Locusts perhaps? Or maybe grasshoppers

I have no idea what this poor sucker was. Lizard perhaps?

I will be honest. On our walk towards the street, knowing full-well what to expect, I was filled with inalienable confidence. But something about seeing the scorpions wrangle around on the skewers, actually freaked me out a bit. It had been a couple years since I'd eaten anything truly this wild, and I was feeling a little rusty.

Once the first batch of scorpions came out of the oil though, my confidence returned. It was much easier to look that stinger right in the eye now that it had stopped moving.

**Bonus: Be sure to check out the lady's reaction to us eating the scorpions at 1:01 in the video.

Eating Scorpions from Simon Lesser on Vimeo.

Next up were the seahorses. It certainly helped that everything on the street made its way into the deep fryer, but no amount of oil could save these guys from tasting like eating a crispy, fishy, seashell.

Hello, my pretty.

...and goodbye

Seahorses from Simon Lesser on Vimeo.

Then came what would go down as the 2nd most disgusting item of the night: Starfish. A video says a thousand words...

From insects and bone-flavored seafood, we made our way to some good old-fashioned Halal food. At the next stand we were greeted by some extremely friendly Uighurs barbequing every part of the lamb (sans wool). One man in particular caught our interest by yelling in the same style as a popcorn and peanut vendor at a baseball game might, "Laaaaamb baaaalllllls! Laaaaaaaamb Peeeeeeniiiiis!" How could we refuse? While it's still not the exclusive Beijing penis restaurant, it's a start. So we ordered up a set. (Yes, that kind of set.)

Lamb parts. Can you guess which one is the penis?

In case you're wondering what sheep testicles looked like

A set

So juvenile, but I couldn't help myself

Lamb Business from Simon Lesser on Vimeo.

In Hong Kong, I had once eaten something that my local friends refused to tell me what it was until the next day. Turns out that it was sea urchin, but it was cooked, well-seasoned, and in a shape that you could not tell what animal the meat came from. But at the night market, we happened up upon a plate of raw, whole sea urchins. This way felt much more authentic.

Raw sea urchins

As it turns out, the best way to eat sea urchin is raw, not unlike sushi. So our "chef" picked up one of the lucky little guys and cut him perfectly in half. He shook it up a little before the cut, so all of the stuff in the inside settled to one half, and he threw the other out. The remaining half looked like it was filled with a big ball of mud. He scooped out all of the dirt and god-only-knows what else into the garbage. When he was satisfied with how much gunk he removed, he sprayed in some soy sauce and added a drop of wasabi.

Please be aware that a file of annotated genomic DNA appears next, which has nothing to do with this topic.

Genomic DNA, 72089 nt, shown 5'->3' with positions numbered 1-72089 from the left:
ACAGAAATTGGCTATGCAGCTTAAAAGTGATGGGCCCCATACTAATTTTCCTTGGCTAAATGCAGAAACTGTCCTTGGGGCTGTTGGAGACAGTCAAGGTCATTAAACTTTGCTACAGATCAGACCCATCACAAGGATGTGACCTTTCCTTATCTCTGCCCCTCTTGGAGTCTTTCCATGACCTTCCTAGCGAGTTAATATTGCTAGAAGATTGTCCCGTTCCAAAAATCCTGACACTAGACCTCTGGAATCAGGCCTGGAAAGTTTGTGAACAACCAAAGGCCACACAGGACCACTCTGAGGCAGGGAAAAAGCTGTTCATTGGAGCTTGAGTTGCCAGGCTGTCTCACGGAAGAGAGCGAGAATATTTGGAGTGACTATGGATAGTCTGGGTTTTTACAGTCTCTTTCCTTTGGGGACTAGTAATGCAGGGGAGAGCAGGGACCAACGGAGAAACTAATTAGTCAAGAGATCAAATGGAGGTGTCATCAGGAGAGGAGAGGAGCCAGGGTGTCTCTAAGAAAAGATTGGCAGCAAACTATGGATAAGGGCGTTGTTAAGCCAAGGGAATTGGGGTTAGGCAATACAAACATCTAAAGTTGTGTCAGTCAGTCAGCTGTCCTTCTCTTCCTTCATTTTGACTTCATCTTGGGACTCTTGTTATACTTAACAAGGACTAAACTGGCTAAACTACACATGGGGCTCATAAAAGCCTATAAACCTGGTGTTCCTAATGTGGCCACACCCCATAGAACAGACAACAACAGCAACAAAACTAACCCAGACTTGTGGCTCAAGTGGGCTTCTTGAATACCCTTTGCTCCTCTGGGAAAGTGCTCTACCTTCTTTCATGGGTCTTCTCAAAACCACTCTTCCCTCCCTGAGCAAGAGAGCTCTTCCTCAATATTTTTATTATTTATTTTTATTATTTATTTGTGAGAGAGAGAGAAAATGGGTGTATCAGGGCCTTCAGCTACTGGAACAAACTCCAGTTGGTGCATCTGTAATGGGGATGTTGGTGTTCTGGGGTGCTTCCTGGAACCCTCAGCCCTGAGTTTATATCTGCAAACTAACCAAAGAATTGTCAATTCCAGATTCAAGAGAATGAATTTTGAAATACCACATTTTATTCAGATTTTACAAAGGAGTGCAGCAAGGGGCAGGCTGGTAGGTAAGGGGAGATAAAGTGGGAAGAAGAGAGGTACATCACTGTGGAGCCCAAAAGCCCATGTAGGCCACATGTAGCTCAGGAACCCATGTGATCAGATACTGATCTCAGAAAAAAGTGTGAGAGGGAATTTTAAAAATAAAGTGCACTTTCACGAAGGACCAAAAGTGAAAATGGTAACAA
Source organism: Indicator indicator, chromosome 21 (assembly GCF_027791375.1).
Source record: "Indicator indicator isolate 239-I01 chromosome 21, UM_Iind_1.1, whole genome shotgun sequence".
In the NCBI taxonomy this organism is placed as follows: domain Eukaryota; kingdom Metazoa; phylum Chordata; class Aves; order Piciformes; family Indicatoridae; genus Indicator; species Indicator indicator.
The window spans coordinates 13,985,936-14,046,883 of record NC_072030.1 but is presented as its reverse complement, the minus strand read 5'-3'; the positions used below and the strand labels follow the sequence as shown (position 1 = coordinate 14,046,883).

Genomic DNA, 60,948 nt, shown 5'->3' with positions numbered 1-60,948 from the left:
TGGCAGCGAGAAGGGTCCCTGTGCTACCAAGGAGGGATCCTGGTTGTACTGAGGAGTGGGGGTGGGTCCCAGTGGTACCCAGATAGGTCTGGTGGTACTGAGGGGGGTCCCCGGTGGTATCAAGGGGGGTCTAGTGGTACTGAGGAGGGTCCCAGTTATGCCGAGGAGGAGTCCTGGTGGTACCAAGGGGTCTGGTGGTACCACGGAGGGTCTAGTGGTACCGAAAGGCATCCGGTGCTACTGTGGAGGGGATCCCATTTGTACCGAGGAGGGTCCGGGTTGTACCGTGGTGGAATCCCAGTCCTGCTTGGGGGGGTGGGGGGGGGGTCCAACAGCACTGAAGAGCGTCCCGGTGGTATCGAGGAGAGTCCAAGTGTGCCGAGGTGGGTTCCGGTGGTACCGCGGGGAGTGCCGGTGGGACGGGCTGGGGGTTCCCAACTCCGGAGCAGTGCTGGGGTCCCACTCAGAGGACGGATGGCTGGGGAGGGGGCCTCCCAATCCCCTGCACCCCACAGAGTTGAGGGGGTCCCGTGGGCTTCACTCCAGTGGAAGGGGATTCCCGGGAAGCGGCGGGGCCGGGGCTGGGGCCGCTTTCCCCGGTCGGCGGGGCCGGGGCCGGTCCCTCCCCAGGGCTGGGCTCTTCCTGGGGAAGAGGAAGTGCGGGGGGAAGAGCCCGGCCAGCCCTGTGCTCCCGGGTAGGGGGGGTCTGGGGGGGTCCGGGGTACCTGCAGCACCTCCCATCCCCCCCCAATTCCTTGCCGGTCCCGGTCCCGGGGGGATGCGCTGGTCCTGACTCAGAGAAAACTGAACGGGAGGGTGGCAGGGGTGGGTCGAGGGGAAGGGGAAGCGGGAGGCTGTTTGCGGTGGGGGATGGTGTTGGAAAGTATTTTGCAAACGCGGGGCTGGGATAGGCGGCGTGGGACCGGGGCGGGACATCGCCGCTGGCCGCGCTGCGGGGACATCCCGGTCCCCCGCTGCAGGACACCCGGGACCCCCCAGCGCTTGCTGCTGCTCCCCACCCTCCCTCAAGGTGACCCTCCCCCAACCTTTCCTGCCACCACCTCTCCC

First, he cut them in half

Then he scooped out most of the dirt

What he handed me looked absolutely foul. There seemed no good reason to put what was in my hands into my mouth. So we scraped out what we could best tell was meat and ate it good and raw.

Looks divine, no?

Trembling with fear

The meat turned out to be actually quite delicious. The best thing I can compare it to is very choice sashimi, mixed with copious amounts of sea mud. I figured that if it was somehow possible to rinse off the meat, or prepare it slightly more refined, it would actually be quite nice. As it was, it was still pretty good. We were just glad it was nowhere near as scary-tasting as it was scary-looking.

Before ordering up some of the most foul items of the night, we picked up a baby shark to cleanse our palette's. While still exotic, I knew from experience that shark meat tasted pretty good, so I figured it would be a nice break from creepy-crawlies that were next.

Baby sharks

Baby shark head

The last event of the night was a triple-header of beetles, a centipede, and silkworms. This proved to be our most fierce battle with our gag reflexes of the night. 

First up was the centipede. Apart from being long, there was really very little meat on the guy, so I figured it couldn't be that bad. I dove in straight for the head. A bitter, foul, insecty flavor immediately filled my mouth. The sensation was not unlike chewing through a bitter pill, or at least a bitter pill made from centipedes. In any way, the signal sent from my tongue to my brain was the same: "This is not food. This is vile. This should not enter the body."

Thankfully, due to the small size of the bite, swallowing the morsel was also not unlike swallowing a pill, and went down without too much of a fight. When my fellow companions tried their turn at the centipede, however, I felt as if I may have gotten the wrong end of the deal. They didn't mind it at all. Either I was overreacting, or the head was the most miserable part. I still guess it's the latter.

Rocking the centipede

No me gusta

The beetles were a slightly uneventful intermission before the silkworms. They fared crunchy, with the now-familiar insect flavor, but not too strong, and not too meaty for that matter. While no one requested seconds, swallowing was not too difficult of a challenge.

Our white whale was now upon us, and we were staring the silkworms right in the eyes. (Do silkworms have eyes?)